The gains by Detroit are striking Toyota and Tokyo-based Honda in the hearts of their lineups. Deliveries of Ford’s Fusion climbed 22 percent from January to November, outpacing gains of 1.3 percent for Camry and 11 percent for Accord. And Fusions sold for an average of $26,378 last year, a premium of $897 to Accord and $2,224 to Camry, the lock to be the top-selling car in the U.S. for a 12th consecutive year.
“From so many views, it shouts out ‘I’m a $60,000 car,’” Smith, the Californian, said of the white-platinum Fusion hybrid that he bought for $33,500. “The Aston Martin look really draws attention.”
The Fusion is a standout in a crowded field of more competitive passenger cars from Detroit. Deliveries of GM’s Cadillac cars jumped 55 percent last year through November, and Chrysler’s Dodge line of cars boosted sales by 31 percent. Those were the two biggest gains of any car brand with at least 20,000 deliveries last year.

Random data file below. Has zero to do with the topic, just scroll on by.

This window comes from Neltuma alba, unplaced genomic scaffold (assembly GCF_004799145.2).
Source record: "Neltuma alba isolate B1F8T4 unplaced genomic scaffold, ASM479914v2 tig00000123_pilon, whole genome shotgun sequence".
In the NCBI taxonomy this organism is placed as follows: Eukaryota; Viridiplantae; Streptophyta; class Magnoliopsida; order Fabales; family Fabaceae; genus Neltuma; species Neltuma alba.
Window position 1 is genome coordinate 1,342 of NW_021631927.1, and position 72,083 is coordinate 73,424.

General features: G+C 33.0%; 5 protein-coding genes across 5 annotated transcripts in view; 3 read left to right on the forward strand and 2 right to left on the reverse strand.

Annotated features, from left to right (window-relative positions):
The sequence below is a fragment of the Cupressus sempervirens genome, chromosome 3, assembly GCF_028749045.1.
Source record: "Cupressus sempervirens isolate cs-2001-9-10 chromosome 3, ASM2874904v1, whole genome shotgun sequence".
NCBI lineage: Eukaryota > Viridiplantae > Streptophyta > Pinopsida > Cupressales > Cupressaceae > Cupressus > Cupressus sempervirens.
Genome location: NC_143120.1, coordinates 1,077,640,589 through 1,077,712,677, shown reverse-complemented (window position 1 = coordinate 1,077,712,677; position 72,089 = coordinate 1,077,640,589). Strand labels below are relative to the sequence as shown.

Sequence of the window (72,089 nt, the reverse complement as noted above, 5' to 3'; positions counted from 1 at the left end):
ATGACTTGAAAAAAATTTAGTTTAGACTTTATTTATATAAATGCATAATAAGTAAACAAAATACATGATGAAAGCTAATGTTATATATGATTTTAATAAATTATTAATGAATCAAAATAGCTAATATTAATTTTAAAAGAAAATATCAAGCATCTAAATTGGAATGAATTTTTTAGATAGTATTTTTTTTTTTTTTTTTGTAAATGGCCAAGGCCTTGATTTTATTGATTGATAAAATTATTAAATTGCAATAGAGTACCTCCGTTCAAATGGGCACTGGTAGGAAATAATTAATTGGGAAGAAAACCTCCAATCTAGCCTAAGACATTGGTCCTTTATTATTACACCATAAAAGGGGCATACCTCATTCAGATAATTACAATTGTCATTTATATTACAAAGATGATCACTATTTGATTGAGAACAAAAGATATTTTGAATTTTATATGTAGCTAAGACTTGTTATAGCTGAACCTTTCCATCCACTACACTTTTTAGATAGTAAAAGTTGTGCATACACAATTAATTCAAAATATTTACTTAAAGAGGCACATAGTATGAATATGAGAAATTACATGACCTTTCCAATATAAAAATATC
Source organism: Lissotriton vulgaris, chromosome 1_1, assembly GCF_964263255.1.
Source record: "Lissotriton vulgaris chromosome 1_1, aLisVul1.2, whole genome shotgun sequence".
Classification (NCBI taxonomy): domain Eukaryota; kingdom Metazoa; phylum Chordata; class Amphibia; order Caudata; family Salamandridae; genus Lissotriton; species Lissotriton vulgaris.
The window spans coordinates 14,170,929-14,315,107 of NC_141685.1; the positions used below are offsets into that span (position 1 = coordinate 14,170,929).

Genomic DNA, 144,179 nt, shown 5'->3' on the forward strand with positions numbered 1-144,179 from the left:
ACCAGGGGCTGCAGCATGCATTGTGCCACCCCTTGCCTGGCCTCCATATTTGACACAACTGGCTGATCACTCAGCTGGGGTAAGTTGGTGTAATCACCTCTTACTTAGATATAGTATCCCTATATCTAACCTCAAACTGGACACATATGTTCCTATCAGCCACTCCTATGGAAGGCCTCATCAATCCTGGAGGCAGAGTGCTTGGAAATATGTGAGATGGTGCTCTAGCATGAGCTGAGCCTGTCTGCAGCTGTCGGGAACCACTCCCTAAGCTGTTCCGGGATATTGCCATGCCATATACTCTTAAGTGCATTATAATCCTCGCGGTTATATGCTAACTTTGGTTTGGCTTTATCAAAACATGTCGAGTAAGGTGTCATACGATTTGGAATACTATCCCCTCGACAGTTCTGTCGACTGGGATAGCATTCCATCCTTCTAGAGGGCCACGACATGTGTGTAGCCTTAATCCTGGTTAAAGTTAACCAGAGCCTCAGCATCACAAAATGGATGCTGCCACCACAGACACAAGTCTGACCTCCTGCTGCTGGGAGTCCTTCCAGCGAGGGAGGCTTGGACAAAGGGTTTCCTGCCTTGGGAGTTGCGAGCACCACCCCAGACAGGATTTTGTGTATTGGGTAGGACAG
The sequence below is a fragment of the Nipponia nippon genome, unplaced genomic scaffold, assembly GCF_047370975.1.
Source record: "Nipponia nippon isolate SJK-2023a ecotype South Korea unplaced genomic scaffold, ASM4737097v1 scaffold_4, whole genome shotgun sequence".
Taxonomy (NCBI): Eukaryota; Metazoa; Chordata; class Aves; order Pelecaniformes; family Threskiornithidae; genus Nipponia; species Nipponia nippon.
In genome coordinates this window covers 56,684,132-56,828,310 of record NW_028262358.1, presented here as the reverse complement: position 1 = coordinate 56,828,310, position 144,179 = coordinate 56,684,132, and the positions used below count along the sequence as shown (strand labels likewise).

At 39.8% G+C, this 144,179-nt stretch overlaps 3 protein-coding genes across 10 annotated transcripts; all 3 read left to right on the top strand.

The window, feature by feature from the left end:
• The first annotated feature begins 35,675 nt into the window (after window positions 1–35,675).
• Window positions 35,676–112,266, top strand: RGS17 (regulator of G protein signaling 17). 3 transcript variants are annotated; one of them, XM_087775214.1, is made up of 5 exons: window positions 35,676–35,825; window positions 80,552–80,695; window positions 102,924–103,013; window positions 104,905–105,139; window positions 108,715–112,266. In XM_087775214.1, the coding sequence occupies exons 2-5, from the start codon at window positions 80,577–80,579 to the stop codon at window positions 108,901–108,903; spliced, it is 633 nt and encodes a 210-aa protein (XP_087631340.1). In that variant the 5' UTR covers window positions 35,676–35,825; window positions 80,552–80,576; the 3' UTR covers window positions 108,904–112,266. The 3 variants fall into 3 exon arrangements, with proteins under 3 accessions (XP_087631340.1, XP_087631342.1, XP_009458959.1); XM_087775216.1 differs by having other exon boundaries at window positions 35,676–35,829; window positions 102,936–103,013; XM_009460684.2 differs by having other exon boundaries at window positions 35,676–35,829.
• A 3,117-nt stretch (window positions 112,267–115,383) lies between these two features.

Sales probably rose 8.4 percent for Auburn Hills, Michigan-based Chrysler and 1.5 percent for Detroit-based GM, the averages of analysts’ estimates. Italian automaker Fiat SpA reached an agreement with a United Auto Workers retiree medical trust to buy the shares of Chrysler it doesn't already own. The $4.35 billion deal was announced yesterday.
GM would eke out a market share gain of less than 0.02 percentage point based on analysts’ projections for its sales and those of the industry. Ford entered December with an increase of almost 0.5 percentage point, the industry’s largest advance, and Chrysler’s share had risen by about 0.1 point.